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Atheist organization wants Trump to remove religious references from inauguration

(Reuters/Jonathan Ernst)U.S. President-elect Donald Trump delivered brief remarks to reporters at the Mar-a-lago Club in Palm Beach, Florida, U.S. December 28, 2016.

The Freedom From Religion Foundation (FFRF) has written a letter to President-elect Donald Trump asking him to remove any references to religion from the inauguration ceremony on Jan. 20.

In the letter, the Wisconsin-based organization urged Trump to refrain from using the phrase "so help me God" when he takes the oath of office, arguing that it was not included in the exact wording of the presidential oath.

"In its altered, religious form, the oath has become a symbol of the disregard many in our nation have shown for our secular constitutional principles. Reciting the presidential oath in its original form would be an important symbolic step toward divorcing American politics from religion," the group stated.

It claimed that the George Washington and some of the presidents that came after him did not use the phrase when they took their oath.

The FFRF also suggested that Trump should place his hand on the U.S. Constitution instead of the Bible during the ceremony.

The group noted that Trump has invited several faith leaders, such as Franklin Graham, Cardinal Timothy Dolan, Rabbi Marvin Hier and Pastor Paula White to pray at the event. It contended that prayers should not be a part of the inauguration ceremony.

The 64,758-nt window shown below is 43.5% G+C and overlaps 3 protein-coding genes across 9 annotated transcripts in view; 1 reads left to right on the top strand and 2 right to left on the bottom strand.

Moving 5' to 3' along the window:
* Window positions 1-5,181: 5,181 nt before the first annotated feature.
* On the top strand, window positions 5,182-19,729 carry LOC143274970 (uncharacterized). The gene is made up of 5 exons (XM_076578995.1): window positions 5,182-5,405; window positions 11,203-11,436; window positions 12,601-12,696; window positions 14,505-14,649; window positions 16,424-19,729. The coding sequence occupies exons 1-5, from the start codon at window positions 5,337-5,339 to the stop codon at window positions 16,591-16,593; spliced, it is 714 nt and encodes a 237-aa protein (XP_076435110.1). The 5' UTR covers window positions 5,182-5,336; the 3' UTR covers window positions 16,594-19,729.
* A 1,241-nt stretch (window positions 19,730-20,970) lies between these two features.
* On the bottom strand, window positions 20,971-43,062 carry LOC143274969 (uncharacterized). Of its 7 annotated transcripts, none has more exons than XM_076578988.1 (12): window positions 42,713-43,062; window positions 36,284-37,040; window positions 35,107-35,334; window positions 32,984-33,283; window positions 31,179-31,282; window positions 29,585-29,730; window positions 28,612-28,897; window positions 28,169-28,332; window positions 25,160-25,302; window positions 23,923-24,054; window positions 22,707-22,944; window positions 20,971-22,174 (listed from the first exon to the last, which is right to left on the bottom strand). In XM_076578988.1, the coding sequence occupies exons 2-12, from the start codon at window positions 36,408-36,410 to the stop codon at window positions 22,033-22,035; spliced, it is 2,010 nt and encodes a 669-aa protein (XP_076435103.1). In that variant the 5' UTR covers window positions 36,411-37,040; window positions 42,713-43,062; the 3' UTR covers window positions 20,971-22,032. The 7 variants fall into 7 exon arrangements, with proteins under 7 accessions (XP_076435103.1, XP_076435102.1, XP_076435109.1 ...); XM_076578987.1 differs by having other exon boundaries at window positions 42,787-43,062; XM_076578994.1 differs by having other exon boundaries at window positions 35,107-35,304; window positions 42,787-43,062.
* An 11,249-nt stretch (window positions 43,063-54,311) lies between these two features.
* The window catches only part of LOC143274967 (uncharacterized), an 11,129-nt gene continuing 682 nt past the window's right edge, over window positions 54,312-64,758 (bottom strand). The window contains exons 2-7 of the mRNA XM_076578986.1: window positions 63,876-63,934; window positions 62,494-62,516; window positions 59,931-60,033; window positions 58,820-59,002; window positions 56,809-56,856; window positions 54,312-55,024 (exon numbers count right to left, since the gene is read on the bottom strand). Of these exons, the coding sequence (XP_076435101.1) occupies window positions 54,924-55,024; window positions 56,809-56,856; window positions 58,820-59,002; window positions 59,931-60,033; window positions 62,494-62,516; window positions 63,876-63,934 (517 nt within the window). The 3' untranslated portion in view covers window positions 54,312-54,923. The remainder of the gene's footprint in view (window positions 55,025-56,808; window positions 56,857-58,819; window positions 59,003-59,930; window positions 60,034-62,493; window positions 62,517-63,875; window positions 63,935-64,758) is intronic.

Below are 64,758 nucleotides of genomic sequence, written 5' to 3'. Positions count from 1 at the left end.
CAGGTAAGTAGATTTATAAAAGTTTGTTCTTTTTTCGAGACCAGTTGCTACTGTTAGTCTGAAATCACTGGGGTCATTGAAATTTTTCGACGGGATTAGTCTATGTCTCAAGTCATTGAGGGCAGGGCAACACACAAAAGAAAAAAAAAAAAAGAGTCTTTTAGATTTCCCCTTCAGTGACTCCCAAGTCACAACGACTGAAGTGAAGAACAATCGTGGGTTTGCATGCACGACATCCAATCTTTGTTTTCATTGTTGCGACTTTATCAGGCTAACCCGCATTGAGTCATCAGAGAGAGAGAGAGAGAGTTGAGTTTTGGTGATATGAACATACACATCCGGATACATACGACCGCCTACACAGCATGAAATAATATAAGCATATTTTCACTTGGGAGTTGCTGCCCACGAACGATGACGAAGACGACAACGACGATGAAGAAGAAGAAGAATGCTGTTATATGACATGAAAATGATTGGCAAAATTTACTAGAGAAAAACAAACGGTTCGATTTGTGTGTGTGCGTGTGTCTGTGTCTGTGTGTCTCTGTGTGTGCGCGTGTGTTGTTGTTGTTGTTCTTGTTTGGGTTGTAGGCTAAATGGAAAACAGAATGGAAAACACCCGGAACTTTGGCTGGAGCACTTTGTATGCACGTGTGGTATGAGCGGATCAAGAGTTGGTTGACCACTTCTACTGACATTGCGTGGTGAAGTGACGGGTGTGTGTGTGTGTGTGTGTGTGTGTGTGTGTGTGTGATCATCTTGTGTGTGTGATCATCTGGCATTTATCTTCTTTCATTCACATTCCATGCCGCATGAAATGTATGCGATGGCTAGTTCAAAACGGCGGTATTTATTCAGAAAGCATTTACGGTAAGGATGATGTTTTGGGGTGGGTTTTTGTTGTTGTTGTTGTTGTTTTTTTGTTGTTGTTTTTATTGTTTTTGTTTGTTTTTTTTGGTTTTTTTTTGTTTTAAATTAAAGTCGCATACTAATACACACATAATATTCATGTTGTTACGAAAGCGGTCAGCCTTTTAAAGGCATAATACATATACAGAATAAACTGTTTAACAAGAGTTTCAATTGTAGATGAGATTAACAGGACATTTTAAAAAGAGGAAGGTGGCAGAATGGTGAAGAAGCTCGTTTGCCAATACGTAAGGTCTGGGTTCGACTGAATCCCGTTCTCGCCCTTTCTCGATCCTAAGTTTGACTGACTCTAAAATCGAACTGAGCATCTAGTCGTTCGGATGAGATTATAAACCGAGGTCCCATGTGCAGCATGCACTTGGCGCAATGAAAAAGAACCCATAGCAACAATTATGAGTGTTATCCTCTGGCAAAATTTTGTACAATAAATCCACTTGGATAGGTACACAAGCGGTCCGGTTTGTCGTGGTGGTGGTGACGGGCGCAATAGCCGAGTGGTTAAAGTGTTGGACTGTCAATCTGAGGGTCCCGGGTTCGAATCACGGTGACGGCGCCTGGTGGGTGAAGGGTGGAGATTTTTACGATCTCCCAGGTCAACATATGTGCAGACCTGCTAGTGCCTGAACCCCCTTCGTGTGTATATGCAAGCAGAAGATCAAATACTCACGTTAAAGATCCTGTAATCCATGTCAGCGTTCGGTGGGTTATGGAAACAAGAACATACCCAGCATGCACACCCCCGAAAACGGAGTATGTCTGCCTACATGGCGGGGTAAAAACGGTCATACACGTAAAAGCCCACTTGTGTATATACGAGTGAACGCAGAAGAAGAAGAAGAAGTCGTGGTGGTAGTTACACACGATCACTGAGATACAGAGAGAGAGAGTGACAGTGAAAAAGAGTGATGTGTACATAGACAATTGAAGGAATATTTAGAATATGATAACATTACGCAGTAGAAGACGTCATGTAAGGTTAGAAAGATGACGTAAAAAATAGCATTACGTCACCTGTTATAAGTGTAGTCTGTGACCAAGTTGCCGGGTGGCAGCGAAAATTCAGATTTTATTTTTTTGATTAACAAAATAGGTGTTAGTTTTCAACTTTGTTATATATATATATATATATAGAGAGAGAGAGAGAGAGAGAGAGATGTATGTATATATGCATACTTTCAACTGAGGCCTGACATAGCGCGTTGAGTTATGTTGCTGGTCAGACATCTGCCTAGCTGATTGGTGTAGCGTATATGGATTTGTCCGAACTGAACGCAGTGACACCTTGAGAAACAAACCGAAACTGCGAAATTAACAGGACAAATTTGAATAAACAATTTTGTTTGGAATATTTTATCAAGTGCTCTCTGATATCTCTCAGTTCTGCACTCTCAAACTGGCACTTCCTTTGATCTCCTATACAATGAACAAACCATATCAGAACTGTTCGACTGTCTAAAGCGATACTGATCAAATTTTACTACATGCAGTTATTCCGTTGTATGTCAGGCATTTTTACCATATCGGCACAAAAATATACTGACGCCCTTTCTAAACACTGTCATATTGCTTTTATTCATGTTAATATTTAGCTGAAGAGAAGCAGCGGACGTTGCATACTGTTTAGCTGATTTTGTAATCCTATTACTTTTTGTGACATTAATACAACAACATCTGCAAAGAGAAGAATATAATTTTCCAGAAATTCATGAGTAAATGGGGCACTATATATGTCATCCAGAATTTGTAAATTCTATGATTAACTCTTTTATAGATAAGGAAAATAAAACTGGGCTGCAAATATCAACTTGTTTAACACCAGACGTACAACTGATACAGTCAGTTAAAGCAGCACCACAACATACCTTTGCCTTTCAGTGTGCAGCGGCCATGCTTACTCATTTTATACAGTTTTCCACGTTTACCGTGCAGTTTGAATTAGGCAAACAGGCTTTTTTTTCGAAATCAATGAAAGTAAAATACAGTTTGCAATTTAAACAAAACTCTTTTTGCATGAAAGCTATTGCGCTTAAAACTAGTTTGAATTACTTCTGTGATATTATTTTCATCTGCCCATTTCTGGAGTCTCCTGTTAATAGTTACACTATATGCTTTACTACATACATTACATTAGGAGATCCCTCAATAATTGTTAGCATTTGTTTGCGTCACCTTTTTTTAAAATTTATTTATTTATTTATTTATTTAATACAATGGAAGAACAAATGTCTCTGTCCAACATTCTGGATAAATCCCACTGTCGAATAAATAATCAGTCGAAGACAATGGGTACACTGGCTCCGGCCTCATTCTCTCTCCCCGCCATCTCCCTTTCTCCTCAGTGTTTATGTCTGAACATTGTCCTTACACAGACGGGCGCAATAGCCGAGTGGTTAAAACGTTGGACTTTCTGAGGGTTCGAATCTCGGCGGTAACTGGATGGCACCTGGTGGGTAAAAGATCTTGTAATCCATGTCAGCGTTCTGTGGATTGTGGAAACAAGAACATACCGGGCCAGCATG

"If you wished to hold a private religious convocation to personally celebrate your inauguration with religion, of course we would have no objection based on the Establishment Clause. But we and our membership do most strenuously object to turning a secular event into a religious circus," the FFRF wrote.

The organization made a similar request for Barack Obama's second inauguration ceremony, but it was ignored.

Meanwhile, several groups have planned to stage protests on inauguration day. The National Park Service has received more than 30 permit applications but only three were approved.

The ANSWER Coalition, the American Constitution Society and the Black is Back Coalition, was allowed to hold events near the parade route, but only ANSWER was granted a permit on inauguration day. A pro-marijuana legalization group is planning to distribute 4,200 joints at the inaugural site.

Up to 900,000 are expected to attend the ceremony on Jan. 20. The Women's March is anticipated to be the largest demonstration in Washington on Jan. 21.

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